Wednesday, March 25, 2009

What's the best way to describe a graduate student?

 
The controversy over the 1952 Nobel Prize reminds me that we haven't had a poll in a long time. Check out the poll in the left-hand sidebar. How would you describe a graduate student?

You must answer by April Fool's Day.


8 comments :

  1. I'm glad you allowed multiple responses in the poll, Larry, because a graduate student's position doesn't stay that same during her studies. In my experience, early graduate students are very much apprentices, who spend most of their time learning techniques and doing only as they are directed by their superiors. The successful student, however, becomes a capable scientist in her own right by the time of her doctorate, able to suggest new experiments, develop new techniques, and lay out entire projects. So, the description of a graduate student really depends on where she is on that arc.

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  2. The successful student, however, becomes a capable scientist in her own right by the time of her doctorate, able to suggest new experiments, develop new techniques, and lay out entire projects.

    So, if that's true, then what is the benefit of post-doctoral "training"?

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  3. This is an interesting question; in fact, when I was a graduate student I recall having a similar discussion in the lab one day. We eventually settled on this definition: "a graduate student is a pair of hands that can think." Much later on I reminded my doctoral supervisor that he had made this statement, to which he replied, "Did I say they could think?" Unfortunately this was not one of the choices in this poll, so I selected: apprentice.

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  4. Personally I find the definitions of scientist and student tend to be narrowing, and they shouldn't. It is all part of the institutionalization of science (and everything else). There is a reason why we have terms like "citizen scientist" "amateur scientist" "professional scientist" "student of nature" etc. Science is a way of knowing (or at least approaching knowledge) and doesn't belong to universities or government labs. It does not exist as a guild where some certification is required to practice (unlike lawyers or medical doctors). As far as I'm concerned if you're doing science than you're a scientist. The only benefit to formally placing limits on the term scientist would be for the benefit of the media so that they could be provided with a short hand in order to avoid explicitly elaborating on credentials. I'm not sure that I would be so eager to narrow the definition of a wideranging philosophical system just to safe reporters a few words.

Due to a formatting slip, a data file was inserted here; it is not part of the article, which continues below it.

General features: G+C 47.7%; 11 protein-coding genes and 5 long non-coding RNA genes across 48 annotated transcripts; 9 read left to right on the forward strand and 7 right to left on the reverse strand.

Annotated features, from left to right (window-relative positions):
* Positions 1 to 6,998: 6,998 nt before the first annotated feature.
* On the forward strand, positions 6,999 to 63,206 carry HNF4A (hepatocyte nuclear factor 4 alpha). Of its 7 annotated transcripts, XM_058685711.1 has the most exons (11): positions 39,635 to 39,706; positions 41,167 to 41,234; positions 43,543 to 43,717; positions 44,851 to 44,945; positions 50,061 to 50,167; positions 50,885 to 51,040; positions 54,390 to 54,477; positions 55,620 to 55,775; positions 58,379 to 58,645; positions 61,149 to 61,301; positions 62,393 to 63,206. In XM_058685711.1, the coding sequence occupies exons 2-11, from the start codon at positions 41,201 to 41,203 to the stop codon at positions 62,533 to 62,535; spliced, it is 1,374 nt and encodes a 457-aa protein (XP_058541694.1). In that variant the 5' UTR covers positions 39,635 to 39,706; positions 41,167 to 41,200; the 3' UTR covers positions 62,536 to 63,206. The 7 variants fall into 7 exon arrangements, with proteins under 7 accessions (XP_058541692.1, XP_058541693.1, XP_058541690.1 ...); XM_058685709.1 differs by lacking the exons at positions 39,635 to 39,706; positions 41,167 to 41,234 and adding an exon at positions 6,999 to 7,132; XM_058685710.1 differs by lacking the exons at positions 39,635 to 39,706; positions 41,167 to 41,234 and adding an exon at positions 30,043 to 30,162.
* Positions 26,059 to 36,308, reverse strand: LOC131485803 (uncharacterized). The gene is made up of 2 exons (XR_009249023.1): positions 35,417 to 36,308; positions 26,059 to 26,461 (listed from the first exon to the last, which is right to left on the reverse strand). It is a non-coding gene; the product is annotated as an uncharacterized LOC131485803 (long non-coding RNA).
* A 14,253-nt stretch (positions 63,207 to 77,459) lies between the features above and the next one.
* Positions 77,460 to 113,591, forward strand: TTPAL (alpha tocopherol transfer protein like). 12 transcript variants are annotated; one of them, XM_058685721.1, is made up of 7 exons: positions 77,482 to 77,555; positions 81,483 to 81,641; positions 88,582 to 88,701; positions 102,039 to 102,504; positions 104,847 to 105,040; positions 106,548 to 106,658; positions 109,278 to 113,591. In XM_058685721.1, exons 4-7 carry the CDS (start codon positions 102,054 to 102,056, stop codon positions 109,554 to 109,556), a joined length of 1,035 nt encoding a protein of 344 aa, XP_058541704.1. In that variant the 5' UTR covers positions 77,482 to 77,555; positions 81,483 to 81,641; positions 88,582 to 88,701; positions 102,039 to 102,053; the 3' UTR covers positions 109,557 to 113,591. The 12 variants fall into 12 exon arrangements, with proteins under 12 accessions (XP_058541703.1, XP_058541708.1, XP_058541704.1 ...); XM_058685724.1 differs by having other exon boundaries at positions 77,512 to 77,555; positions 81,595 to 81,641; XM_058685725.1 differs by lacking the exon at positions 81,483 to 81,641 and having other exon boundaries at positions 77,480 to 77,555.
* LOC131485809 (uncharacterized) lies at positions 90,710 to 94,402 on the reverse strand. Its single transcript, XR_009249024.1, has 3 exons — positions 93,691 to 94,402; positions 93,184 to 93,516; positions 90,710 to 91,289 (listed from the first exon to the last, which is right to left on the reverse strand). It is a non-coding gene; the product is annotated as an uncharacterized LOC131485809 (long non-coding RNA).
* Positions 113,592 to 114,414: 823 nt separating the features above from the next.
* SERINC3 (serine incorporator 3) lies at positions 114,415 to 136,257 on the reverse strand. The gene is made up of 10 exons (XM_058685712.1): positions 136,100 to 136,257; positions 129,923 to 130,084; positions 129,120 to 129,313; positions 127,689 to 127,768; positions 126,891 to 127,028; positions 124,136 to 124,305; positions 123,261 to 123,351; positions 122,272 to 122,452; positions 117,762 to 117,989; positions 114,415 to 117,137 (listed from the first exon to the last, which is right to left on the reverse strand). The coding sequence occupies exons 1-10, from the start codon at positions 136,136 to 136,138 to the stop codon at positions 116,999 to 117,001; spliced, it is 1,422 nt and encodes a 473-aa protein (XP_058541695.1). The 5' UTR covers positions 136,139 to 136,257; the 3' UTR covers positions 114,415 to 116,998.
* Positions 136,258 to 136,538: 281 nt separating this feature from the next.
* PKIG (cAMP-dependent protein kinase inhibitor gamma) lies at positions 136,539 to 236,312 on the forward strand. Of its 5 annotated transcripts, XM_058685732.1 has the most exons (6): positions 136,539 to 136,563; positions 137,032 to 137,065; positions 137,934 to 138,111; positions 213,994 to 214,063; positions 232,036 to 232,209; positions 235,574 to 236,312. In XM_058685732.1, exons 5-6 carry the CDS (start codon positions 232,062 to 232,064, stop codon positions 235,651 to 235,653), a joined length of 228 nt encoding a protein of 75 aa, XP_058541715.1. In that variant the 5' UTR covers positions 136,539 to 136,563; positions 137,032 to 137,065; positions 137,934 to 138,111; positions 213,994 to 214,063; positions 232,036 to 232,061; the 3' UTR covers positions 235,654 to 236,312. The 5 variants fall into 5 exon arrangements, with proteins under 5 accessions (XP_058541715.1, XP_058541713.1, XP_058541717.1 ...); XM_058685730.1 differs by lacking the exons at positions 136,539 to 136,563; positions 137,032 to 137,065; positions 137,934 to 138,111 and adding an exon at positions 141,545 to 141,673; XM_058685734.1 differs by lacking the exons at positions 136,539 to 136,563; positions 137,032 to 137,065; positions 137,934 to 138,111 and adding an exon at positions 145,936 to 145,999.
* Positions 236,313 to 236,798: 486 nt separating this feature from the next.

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  5. I voted 'apprentice'... but like, in 'The Emperor Palpatine' sense.

    Not like, the blacksmith sense.

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  6. It's very much, who?

    The status of graduate students varies widely, group-to-group and discipline-to-discipline. What is constant is that the professor defines the relationship, and it is very much “the deal or the door.” The student’s initial contribution is selection of a thesis advisor. If he accepts the student, the professor provides the knowledge, resources and focus to get the new grad student started, because the new student is nearly devoid of skills and worthwhile ideas. At the outset, the only serious negotiation is over the thesis problem. The successful grad student, with time and effort, moves from being a “pair of hands” to being an individual contributor.

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  7. Indentured servant? That's how I feel...and I've been a graduate student for five years already!

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  8. This is from an article by Sarah Ghabrial on rabble.ca (http://rabble.ca/news/getting-neo-liberal-arts-education-canada):

    "Over the years, the number of graduate students has exploded -- a trend that has been identified, sometimes disparagingly, as a sign that opportunities for (much) higher learning have been expanded to erstwhile disadvantaged individuals and groups. This is true to some extent, but, as Regnier explains, graduate students are "cheap research labour," owed less by the academy or administration than professors and often have only tenuous rights over their own research.

    "With research replacing teaching as the motor of universities, and with so much cheap labour around, universities have far less incentive to offer their faculty secure employment. Slowly but steadily, Canadian schools have been casualizing their academic workforce: more and more faculty and staff are hired on contract and 'part-time' basis -- a state of employment limbo with few rights or benefits."

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